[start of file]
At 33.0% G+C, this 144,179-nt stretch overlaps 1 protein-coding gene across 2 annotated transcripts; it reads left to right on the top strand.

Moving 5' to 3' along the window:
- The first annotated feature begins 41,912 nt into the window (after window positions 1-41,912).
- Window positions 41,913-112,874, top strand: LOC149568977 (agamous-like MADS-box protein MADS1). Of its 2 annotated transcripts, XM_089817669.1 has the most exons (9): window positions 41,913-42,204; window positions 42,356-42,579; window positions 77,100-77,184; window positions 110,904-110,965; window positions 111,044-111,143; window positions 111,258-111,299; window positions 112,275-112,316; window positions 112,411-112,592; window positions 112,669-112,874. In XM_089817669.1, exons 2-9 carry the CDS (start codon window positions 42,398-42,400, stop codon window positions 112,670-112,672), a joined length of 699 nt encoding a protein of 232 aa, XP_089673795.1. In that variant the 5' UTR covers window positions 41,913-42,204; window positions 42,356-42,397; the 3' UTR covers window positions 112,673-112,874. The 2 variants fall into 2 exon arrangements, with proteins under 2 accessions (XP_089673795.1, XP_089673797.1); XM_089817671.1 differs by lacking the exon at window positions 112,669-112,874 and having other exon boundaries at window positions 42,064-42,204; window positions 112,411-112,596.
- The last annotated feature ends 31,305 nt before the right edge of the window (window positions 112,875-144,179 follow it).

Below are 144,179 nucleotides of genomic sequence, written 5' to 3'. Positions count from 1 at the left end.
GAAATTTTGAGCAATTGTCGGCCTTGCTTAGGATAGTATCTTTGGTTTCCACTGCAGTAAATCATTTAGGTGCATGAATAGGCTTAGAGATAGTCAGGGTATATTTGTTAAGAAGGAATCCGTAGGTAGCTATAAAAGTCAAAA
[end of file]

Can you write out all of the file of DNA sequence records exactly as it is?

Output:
At 33.0% G+C, this 144,179-nt stretch overlaps 1 protein-coding gene across 2 annotated transcripts; it reads left to right on the top strand.

Moving 5' to 3' along the window:
- The first annotated feature begins 41,912 nt into the window (after window positions 1-41,912).
- Window positions 41,913-112,874, top strand: LOC149568977 (agamous-like MADS-box protein MADS1). Of its 2 annotated transcripts, XM_089817669.1 has the most exons (9): window positions 41,913-42,204; window positions 42,356-42,579; window positions 77,100-77,184; window positions 110,904-110,965; window positions 111,044-111,143; window positions 111,258-111,299; window positions 112,275-112,316; window positions 112,411-112,592; window positions 112,669-112,874. In XM_089817669.1, exons 2-9 carry the CDS (start codon window positions 42,398-42,400, stop codon window positions 112,670-112,672), a joined length of 699 nt encoding a protein of 232 aa, XP_089673795.1. In that variant the 5' UTR covers window positions 41,913-42,204; window positions 42,356-42,397; the 3' UTR covers window positions 112,673-112,874. The 2 variants fall into 2 exon arrangements, with proteins under 2 accessions (XP_089673795.1, XP_089673797.1); XM_089817671.1 differs by lacking the exon at window positions 112,669-112,874 and having other exon boundaries at window positions 42,064-42,204; window positions 112,411-112,596.
- The last annotated feature ends 31,305 nt before the right edge of the window (window positions 112,875-144,179 follow it).

Below are 144,179 nucleotides of genomic sequence, written 5' to 3'. Positions count from 1 at the left end.
GAAATTTTGAGCAATTGTCGGCCTTGCTTAGGATAGTATCTTTGGTTTCCACTGCAGTAAATCATTTAGGTGCATGAATAGGCTTAGAGATAGTCAGGGTATATTTGTTAAGAAGGAATCCGTAGGTAGCTATAAAAGTCAAAA